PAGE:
8. Ask Frank (UK government drugs advisory service) http://www.talktofrank.com/drug/legal-highs#aka=Plant+food
Competing interests: No competing interests
We read with interest the article ‘Promotion of electronic cigarettes: tobacco marketing reinvented?’ by de Andrade, Hastings and Angus (BMJ 2013;347:f7473) and would like to highlight the problems that the emergence of e-cigarettes may have on the surgical patient.
With increased availability and growing acceptability, the use of e-cigarettes means that surgical patients are using them preoperatively and in the immediate post- operative period. The odourless smoke makes detection on the ward almost impossible, and patients no longer even benefit from the mobilization required in order to reach a designated smoking area.
The effects of Nicotine in surgery are controversial[1,2,3]. There is however evidence that suggests that the intake of nicotine attenuates the inflammatory process of wound healing and increases the risk of ischaemic complications[5,6].
Whilst e-cigarettes benefit from a significant reduction in carcinogenic ingredients, their nicotine content varies markedly across the brands. As E-cigarettes marketing companies push the safety and cessation claims, it is important that we highlight to our patients the detrimental effects nicotine, and the E-cigarette may have on the surgical outcome.
1 Lars Tue Sørensen et al., “Acute Effects of Nicotine and Smoking on Blood Flow, Tissue Oxygen, and Aerobe Metabolism of the Skin and Subcutis.,” The Journal of Surgical Research 152, no. 2 (April 2009): 224–230, doi:10.1016/j.jss.2008.02.066.
2 Brian Rinker, “The Evils of Nicotine: an Evidence-Based Guide to Smoking and Plastic Surgery.,” Annals of Plastic Surgery 70, no. 5 (May 2013): 599– 605, doi:10.1097/SAP.0b013e3182764fcd.
3 John W Martin et al., “The Multiple Faces of Nicotine and Its Implications in Tissue and Wound Repair.,” Experimental Dermatology 18, no. 6 (June 2009): 497–505, doi:10.1111/j.1600-0625.2009.00854.x.
4 Lars Tue Sørensen et al., “Effect of Smoking, Smoking Cessation, and Nicotine Patch on Wound Dimension, Vitamin C, and Systemic Markers of Collagen Metabolism.,” Surgery 148, no. 5 (November 2010): 982–990, doi:10.1016/j.surg.2010.02.005.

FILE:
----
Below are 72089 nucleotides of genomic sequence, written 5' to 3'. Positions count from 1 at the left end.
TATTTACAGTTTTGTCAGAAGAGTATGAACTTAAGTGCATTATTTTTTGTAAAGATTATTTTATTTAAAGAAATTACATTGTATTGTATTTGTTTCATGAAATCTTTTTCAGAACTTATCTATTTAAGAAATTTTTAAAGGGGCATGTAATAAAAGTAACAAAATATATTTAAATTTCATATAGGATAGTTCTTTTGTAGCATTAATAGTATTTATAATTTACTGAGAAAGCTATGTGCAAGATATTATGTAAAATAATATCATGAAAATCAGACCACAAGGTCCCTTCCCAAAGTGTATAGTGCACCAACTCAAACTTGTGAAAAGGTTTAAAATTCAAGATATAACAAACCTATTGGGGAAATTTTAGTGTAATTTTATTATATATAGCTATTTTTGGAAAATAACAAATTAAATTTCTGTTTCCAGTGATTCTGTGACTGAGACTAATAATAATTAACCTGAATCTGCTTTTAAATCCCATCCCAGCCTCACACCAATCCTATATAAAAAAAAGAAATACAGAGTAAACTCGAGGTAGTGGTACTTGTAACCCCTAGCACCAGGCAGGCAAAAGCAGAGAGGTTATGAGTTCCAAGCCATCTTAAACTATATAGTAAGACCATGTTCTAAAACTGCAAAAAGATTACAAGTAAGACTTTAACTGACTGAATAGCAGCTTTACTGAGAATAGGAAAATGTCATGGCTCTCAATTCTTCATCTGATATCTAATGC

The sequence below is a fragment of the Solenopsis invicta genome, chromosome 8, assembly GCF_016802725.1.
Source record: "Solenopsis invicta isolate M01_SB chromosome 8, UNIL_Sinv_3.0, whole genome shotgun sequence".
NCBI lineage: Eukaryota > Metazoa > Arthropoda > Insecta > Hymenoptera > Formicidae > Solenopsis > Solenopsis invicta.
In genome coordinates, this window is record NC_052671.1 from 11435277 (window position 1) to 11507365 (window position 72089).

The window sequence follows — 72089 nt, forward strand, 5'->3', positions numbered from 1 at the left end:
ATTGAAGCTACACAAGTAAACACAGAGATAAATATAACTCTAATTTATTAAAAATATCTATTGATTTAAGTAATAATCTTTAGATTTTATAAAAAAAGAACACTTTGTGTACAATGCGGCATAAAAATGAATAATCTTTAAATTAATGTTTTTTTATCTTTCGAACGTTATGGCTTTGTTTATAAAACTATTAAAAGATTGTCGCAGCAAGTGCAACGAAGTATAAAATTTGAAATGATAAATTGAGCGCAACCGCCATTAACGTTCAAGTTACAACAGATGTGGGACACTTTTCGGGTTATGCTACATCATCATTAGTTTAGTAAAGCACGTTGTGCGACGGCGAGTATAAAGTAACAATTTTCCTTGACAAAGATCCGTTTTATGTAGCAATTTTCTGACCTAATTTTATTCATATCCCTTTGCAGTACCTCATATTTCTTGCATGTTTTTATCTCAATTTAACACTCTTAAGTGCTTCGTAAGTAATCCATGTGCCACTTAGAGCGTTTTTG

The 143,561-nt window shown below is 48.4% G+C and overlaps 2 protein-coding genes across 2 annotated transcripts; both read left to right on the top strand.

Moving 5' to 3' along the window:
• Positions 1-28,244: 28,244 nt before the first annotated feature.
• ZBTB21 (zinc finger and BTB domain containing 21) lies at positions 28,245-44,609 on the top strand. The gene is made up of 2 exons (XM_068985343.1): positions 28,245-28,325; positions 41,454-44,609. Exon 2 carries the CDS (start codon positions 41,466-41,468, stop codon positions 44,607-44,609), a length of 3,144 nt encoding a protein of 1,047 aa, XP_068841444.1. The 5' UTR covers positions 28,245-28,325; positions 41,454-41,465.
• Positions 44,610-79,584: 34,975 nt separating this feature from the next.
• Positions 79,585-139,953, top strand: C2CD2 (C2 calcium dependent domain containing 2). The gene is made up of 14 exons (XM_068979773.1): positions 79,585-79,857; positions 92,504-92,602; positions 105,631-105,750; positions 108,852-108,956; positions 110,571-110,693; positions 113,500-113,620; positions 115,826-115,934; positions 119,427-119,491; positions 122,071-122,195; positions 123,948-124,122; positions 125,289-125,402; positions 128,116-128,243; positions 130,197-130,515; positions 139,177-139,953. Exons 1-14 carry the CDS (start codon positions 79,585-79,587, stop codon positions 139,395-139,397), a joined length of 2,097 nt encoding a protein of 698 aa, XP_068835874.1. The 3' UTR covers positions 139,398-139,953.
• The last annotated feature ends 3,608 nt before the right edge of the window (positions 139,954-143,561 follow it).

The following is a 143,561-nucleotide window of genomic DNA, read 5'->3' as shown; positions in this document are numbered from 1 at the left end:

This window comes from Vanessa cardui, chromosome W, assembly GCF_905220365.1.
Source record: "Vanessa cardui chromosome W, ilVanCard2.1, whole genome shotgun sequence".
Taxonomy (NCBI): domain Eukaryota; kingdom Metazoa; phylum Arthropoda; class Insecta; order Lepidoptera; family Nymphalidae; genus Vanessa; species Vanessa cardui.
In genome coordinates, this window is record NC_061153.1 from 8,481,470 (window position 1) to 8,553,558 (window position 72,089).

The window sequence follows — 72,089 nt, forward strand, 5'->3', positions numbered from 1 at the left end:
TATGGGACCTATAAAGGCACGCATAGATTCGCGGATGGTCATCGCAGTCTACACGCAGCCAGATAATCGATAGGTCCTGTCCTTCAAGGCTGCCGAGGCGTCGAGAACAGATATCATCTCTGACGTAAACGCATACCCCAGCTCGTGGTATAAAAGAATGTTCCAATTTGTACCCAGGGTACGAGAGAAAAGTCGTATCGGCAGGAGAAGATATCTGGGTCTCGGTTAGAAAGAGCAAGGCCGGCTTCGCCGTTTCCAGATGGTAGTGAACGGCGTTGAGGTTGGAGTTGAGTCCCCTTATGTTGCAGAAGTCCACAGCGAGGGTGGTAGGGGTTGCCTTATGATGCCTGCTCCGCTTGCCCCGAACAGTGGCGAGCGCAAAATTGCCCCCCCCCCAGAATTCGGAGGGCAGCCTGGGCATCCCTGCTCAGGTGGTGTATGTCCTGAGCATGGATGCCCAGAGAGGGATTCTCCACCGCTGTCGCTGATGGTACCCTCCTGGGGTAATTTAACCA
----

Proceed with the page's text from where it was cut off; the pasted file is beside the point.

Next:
5 C R Forrest, C Y Pang, and W K Lindsay, “Dose and Time Effects of Nicotine Treatment on the Capillary Blood Flow and Viability of Random Pattern Skin Flaps in the Rat.,” British Journal of Plastic Surgery 40, no. 3 (May 1987): 295–299.
6 Pedro Bins Ely et al., “Nicotine on Rat TRAM Flap.,” Acta Cirúrgica Brasileira / Sociedade Brasileira Para Desenvolvimento Pesquisa Em Cirurgia 24, no. 3 (May 2009): 216–220.
7 Maciej L Goniewicz et al., “Nicotine Levels in Electronic Cigarettes.,” Nicotine & Tobacco Research : Official Journal of the Society for Research on Nicotine and Tobacco 15, no. 1 (January 2013): 158–166, doi:10.1093/ntr/nts103.
Competing interests: No competing interests
The article ‘Promotion of electronic cigarettes: tobacco marketing reinvented?’ by de Andrade, Hastings and Angus (BMJ 2013;347:f7473) quotes an incorrect claim from an electronic cigarette website, saying that NICE guidance recommends e-cigarettes: “Companies are weaving public health pronouncements into marketing campaigns. An e-cigarette Facebook page stated: “NICE [National Institute for Health and Care Excellence] has become the first public institution to recommend the electronic cigarette for smokers who cannot quit”.
I would like to clarify that this is not correct. NICE guidance on tobacco harm reduction (www.nice.org.uk/PH45) recommends that health professionals should offer only licensed nicotine-containing products to people who smoke, as part of a harm-reduction strategy. Products which are licensed by the MHRA are safe, effective and quality assured, such as nicotine replacement therapy products like patches and gum. Currently there are no electronic cigarette products which have received a license from the MHRA, therefore no electronic cigarettes are currently recommended by NICE.
Competing interests: No competing interests